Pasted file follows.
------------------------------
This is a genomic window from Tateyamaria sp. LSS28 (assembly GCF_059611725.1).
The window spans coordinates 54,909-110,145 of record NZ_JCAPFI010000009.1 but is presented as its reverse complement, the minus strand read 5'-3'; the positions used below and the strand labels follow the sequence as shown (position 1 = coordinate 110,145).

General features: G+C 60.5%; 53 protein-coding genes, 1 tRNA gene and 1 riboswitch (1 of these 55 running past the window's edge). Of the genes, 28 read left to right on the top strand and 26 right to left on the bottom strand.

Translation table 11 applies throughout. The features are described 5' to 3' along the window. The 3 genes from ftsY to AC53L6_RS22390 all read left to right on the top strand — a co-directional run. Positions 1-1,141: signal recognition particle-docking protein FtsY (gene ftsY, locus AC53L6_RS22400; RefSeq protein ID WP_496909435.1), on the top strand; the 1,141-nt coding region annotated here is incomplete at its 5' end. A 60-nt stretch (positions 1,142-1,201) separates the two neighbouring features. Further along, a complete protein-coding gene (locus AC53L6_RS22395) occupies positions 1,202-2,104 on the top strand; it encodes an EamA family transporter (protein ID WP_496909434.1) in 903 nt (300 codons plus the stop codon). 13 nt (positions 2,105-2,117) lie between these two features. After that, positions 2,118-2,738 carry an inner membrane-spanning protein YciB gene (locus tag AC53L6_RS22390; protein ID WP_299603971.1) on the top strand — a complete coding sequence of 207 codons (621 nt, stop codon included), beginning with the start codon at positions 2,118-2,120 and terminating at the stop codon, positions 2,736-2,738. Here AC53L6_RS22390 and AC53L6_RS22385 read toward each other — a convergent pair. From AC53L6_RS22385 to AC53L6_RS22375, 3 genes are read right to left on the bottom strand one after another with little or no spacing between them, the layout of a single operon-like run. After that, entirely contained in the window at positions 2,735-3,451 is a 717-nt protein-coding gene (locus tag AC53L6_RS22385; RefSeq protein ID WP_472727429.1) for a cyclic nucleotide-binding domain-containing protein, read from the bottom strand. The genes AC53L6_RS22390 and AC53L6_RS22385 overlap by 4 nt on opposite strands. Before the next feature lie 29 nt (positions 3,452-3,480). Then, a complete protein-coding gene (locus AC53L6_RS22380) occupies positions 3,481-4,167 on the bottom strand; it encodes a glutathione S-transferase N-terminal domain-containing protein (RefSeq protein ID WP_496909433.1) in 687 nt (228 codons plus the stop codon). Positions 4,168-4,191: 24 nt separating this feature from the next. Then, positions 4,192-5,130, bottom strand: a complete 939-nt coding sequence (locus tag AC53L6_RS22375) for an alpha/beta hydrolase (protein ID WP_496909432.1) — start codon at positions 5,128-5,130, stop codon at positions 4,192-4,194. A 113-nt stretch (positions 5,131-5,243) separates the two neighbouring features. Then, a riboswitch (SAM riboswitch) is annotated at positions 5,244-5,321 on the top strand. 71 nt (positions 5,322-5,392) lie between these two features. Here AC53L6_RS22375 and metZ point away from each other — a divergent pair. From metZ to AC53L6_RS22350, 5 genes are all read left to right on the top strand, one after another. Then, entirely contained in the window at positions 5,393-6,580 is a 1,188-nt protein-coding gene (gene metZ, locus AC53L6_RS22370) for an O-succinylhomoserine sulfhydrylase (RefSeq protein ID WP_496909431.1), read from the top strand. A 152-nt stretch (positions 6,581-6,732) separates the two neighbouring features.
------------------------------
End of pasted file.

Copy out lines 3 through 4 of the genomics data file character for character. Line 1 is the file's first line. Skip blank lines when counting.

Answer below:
General features: G+C 60.5%; 53 protein-coding genes, 1 tRNA gene and 1 riboswitch (1 of these 55 running past the window's edge). Of the genes, 28 read left to right on the top strand and 26 right to left on the bottom strand.

Translation table 11 applies throughout. The features are described 5' to 3' along the window. The 3 genes from ftsY to AC53L6_RS22390 all read left to right on the top strand — a co-directional run. Positions 1-1,141: signal recognition particle-docking protein FtsY (gene ftsY, locus AC53L6_RS22400; RefSeq protein ID WP_496909435.1), on the top strand; the 1,141-nt coding region annotated here is incomplete at its 5' end. A 60-nt stretch (positions 1,142-1,201) separates the two neighbouring features. Further along, a complete protein-coding gene (locus AC53L6_RS22395) occupies positions 1,202-2,104 on the top strand; it encodes an EamA family transporter (protein ID WP_496909434.1) in 903 nt (300 codons plus the stop codon). 13 nt (positions 2,105-2,117) lie between these two features. After that, positions 2,118-2,738 carry an inner membrane-spanning protein YciB gene (locus tag AC53L6_RS22390; protein ID WP_299603971.1) on the top strand — a complete coding sequence of 207 codons (621 nt, stop codon included), beginning with the start codon at positions 2,118-2,120 and terminating at the stop codon, positions 2,736-2,738. Here AC53L6_RS22390 and AC53L6_RS22385 read toward each other — a convergent pair. From AC53L6_RS22385 to AC53L6_RS22375, 3 genes are read right to left on the bottom strand one after another with little or no spacing between them, the layout of a single operon-like run. After that, entirely contained in the window at positions 2,735-3,451 is a 717-nt protein-coding gene (locus tag AC53L6_RS22385; RefSeq protein ID WP_472727429.1) for a cyclic nucleotide-binding domain-containing protein, read from the bottom strand. The genes AC53L6_RS22390 and AC53L6_RS22385 overlap by 4 nt on opposite strands. Before the next feature lie 29 nt (positions 3,452-3,480). Then, a complete protein-coding gene (locus AC53L6_RS22380) occupies positions 3,481-4,167 on the bottom strand; it encodes a glutathione S-transferase N-terminal domain-containing protein (RefSeq protein ID WP_496909433.1) in 687 nt (228 codons plus the stop codon). Positions 4,168-4,191: 24 nt separating this feature from the next. Then, positions 4,192-5,130, bottom strand: a complete 939-nt coding sequence (locus tag AC53L6_RS22375) for an alpha/beta hydrolase (protein ID WP_496909432.1) — start codon at positions 5,128-5,130, stop codon at positions 4,192-4,194. A 113-nt stretch (positions 5,131-5,243) separates the two neighbouring features. Then, a riboswitch (SAM riboswitch) is annotated at positions 5,244-5,321 on the top strand. 71 nt (positions 5,322-5,392) lie between these two features. Here AC53L6_RS22375 and metZ point away from each other — a divergent pair. From metZ to AC53L6_RS22350, 5 genes are all read left to right on the top strand, one after another. Then, entirely contained in the window at positions 5,393-6,580 is a 1,188-nt protein-coding gene (gene metZ, locus AC53L6_RS22370) for an O-succinylhomoserine sulfhydrylase (RefSeq protein ID WP_496909431.1), read from the top strand. A 152-nt stretch (positions 6,581-6,732) separates the two neighbouring features.